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The thing is, literally none of the wine is communal, because I am the only one buying it and I have been very upfront both about how (1) those bottles were gifts and (2) I really want her to start paying for the wine or just not drink it. I’m super angry and we had a pretty nasty fight. Am I being unreasonable? Did I train my roommate to walk all over me? Am I being a child because I won’t share? Is my friend being awful? Am I crazy? How can I make her understand that I need her to pay me back?

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—Anxious Grad Student

Dear Anxious,

Yes, your friend is being awful. Actually let me edit that: The person you live with, who is not your friend and is actually a criminal, is being awful. She’s not just walking all over you. Walking all over you would be leaving dishes in the sink or hair in the bathtub. She’s actively, unapologetically stealing from you. This “friendship” is already over, and the roommate arrangement should end ASAP. I’m not saying you should take her to small claims court over some wine, but it wouldn’t hurt to make her think you might…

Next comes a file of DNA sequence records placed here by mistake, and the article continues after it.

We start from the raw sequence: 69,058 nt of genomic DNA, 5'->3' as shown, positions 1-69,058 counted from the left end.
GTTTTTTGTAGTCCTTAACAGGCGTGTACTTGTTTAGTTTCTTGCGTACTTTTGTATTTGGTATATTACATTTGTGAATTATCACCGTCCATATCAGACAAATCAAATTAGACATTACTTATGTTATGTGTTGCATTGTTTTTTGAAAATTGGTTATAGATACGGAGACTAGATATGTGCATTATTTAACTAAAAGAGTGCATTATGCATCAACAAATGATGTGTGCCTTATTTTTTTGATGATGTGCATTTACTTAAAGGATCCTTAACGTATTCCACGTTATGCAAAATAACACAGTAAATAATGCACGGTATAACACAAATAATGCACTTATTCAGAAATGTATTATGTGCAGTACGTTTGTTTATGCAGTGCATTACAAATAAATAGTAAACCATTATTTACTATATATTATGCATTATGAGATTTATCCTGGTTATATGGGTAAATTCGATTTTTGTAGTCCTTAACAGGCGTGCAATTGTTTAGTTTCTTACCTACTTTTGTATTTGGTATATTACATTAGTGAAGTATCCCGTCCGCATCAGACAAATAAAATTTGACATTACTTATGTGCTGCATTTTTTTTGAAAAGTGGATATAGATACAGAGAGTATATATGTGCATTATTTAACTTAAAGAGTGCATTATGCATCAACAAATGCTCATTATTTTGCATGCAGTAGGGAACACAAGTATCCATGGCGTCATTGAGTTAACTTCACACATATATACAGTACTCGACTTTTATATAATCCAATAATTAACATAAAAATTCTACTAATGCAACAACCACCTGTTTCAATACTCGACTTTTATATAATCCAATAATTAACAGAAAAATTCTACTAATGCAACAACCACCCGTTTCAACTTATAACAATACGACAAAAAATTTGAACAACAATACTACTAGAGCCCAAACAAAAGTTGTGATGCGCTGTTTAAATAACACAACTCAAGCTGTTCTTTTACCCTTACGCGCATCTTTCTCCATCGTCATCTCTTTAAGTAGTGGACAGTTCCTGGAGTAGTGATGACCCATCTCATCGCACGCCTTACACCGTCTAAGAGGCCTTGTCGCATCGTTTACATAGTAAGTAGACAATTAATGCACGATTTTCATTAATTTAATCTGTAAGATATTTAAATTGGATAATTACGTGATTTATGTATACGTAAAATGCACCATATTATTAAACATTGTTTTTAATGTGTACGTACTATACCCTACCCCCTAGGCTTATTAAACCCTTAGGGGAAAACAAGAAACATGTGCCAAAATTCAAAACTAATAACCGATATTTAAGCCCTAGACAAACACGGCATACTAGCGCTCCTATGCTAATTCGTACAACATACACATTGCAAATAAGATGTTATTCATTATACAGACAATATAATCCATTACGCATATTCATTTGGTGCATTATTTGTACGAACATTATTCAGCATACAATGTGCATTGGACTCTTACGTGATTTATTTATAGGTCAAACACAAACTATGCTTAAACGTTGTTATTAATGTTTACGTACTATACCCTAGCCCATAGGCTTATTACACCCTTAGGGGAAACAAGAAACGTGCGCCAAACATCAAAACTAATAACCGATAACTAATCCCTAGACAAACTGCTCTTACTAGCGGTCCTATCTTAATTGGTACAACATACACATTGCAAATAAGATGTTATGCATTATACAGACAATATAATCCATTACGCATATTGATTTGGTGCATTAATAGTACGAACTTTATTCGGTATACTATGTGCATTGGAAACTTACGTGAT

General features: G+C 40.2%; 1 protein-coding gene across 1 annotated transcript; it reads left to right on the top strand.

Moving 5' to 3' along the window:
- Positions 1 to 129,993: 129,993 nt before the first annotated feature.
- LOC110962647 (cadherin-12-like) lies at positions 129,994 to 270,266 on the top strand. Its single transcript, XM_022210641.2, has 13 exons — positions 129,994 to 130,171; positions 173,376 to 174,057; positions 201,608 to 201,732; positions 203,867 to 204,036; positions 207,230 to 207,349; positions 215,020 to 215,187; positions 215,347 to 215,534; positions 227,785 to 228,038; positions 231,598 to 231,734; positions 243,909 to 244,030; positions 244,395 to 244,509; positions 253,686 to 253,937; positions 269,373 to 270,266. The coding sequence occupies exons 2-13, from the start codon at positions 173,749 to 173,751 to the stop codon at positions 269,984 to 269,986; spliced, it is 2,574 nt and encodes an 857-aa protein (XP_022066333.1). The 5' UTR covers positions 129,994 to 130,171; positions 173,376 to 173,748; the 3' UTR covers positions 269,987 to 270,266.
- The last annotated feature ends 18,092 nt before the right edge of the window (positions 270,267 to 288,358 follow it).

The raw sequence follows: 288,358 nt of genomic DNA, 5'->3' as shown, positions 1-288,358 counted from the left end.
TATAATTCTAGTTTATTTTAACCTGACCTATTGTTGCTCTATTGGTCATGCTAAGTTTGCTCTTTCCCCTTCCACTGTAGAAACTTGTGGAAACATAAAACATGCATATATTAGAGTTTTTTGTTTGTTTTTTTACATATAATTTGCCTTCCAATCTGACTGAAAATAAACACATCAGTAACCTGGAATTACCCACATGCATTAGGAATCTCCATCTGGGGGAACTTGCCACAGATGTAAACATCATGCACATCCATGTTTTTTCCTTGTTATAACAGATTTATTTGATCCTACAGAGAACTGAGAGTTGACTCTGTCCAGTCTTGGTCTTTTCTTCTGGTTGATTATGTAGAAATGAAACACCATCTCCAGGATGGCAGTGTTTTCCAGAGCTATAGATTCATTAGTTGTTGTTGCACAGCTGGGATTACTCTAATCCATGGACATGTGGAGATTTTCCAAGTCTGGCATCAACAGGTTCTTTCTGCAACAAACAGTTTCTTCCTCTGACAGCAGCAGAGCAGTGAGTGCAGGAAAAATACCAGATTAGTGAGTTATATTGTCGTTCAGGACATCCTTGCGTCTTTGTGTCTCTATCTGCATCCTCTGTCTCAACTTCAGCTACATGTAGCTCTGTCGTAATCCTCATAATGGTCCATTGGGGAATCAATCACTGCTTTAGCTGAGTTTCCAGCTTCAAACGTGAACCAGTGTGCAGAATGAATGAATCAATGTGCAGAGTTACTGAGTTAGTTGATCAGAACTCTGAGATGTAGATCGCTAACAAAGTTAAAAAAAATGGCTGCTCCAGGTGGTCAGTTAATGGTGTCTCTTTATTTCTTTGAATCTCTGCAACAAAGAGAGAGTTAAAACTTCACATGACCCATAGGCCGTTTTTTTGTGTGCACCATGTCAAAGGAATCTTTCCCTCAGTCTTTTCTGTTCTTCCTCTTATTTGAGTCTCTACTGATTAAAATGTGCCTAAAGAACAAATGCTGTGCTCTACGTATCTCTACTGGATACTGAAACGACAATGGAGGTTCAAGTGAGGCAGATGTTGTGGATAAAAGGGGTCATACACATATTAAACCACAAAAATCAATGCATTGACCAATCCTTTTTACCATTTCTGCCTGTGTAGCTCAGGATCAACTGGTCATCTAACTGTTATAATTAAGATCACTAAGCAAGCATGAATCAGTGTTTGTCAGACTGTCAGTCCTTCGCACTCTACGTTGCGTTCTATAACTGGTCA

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Dear Prudence Uncensored

I don’t think I’ve ever met someone who is this shameless!

Jenée Desmond-Harris and friends discuss a letter in this week’s Dear Prudence Uncensored—only for Slate Plus members.

Dear Prudence,